Four Things to Know About Incorporating Your First Business

By Deborah Sweeney, CEO of MyCorporation

If you’ve recently made the jump into entrepreneurdom, welcome! If you’ve recently made the jump, and also decided to incorporate your new business, congratulations- you’ve just hugely increased your business’s chances for success! A start-up that is incorporated, despite the hefty amount of paperwork that comes with it, has a much better chance of making it through their first year and beyond in business. But now that you have incorporated your company, or are in the process of doing so, what comes next?

1. You’re a professional business now, so act like it!

Gaining an “Inc.” or “Corp.” at the end of your business name comes with a lot of responsibility. Customers are going to expect a level of professionalism from you that they may not expect from another small business that lacks incorporation status. Incorporating means that you take your business seriously, that you’ve done all the necessary legal paperwork and are ready to go by the book in order to help your business succeed. It also provides a sense of credibility to your customer base, encouraging them to trust in your brand and work with you because you’re established.

2. Keep organized.

Running an incorporated business makes you responsible for a great deal of paperwork. Keep track of all of it! Hold onto everything for tax purposes as well as to keep track of your progress. Something I recommend utilizing is cloud based document storage to keep track of all that paperwork. Keeping everything online will keep it physically off your desk and out of your drawers – but also stored safely in one place that’s easy to access and protect. 

3. Don’t sweat the tax audit.

Though it’s good to stay organized and hold onto everything just in case, incorporated businesses typically have a pretty low chance of getting audited. So yay for a smaller chance of dealing with one more thing come tax season! Sole proprietors, on the other hand, may be targeted for audits if they self-prepare their tax returns incorrectly. Look into working alongside a professional to ensure that your return gets prepared without any mistakes included.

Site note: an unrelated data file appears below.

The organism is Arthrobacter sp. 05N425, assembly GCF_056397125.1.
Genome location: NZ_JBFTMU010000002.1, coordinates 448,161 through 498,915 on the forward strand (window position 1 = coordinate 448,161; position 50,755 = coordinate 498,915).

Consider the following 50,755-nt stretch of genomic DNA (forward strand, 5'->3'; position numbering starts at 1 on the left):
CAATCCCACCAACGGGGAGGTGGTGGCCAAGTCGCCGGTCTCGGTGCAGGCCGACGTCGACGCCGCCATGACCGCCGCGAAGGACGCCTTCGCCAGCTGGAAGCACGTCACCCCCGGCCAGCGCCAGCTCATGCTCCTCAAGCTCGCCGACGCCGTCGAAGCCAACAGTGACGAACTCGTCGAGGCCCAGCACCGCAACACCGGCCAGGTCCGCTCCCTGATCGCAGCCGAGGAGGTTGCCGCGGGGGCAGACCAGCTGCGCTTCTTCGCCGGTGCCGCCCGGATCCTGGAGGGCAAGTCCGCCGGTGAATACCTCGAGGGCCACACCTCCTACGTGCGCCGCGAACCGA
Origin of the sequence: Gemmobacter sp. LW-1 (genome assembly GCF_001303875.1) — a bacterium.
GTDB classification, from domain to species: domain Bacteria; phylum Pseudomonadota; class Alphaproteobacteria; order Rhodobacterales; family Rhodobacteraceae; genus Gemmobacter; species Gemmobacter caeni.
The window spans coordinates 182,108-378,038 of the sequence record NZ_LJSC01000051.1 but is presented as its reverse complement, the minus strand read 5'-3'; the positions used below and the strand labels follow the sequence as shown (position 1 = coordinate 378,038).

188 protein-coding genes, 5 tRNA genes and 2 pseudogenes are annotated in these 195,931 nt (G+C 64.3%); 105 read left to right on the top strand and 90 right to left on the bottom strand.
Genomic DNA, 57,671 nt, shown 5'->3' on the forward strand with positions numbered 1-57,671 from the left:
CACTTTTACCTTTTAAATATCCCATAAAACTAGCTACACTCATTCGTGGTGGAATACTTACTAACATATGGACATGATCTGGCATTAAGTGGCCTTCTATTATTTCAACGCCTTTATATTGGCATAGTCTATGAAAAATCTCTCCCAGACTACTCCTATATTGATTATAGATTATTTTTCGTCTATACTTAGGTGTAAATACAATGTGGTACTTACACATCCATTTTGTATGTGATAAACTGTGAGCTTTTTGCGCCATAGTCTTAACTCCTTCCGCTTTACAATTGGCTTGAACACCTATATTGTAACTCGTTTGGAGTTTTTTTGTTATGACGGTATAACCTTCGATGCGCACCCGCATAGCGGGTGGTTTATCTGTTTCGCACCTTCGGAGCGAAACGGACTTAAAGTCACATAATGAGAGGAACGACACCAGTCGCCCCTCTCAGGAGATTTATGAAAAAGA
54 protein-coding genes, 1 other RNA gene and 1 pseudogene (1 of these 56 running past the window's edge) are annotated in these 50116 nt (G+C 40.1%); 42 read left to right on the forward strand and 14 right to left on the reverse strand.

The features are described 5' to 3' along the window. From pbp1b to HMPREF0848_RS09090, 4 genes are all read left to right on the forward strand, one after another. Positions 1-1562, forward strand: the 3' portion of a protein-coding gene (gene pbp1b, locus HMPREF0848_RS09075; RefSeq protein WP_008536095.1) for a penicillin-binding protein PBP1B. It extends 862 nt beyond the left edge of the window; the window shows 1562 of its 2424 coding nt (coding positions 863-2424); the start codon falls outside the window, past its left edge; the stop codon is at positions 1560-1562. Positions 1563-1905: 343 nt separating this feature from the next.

4Pat yourself on the back for protecting your personal assets.

Lastly, breathe easy because by incorporating you are protecting your personal assets. When you incorporate, you are making your business a separate entity from yourself. This means that if your business should ever fall into some debt, your personal assets (like your house or car) won’t be in any danger of getting taken to pay those debts. Instead of you personally owing the money, your business does because of its separation from yourself. 

Deborah Sweeney is the CEO of MyCorporation is a leader in online legal filing services for entrepreneurs and businesses, providing start-up bundles that include corporation and LLC formation, registered agent, DBA, and trademark & copyright filing services. MyCorporation does all the work, making the business formation and maintenance quick and painless, so business owners can focus on what they do best. Follow her on Google+ and on Twitter @deborahsweeney and @mycorporation.

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Download the Complete Guide to 401(k) Business Financing – you can save it for later or print it at your leisure.

Download the Guide

Download the Complete Guide to 401(k) Business Financing – you can save it for later or print it at your leisure.

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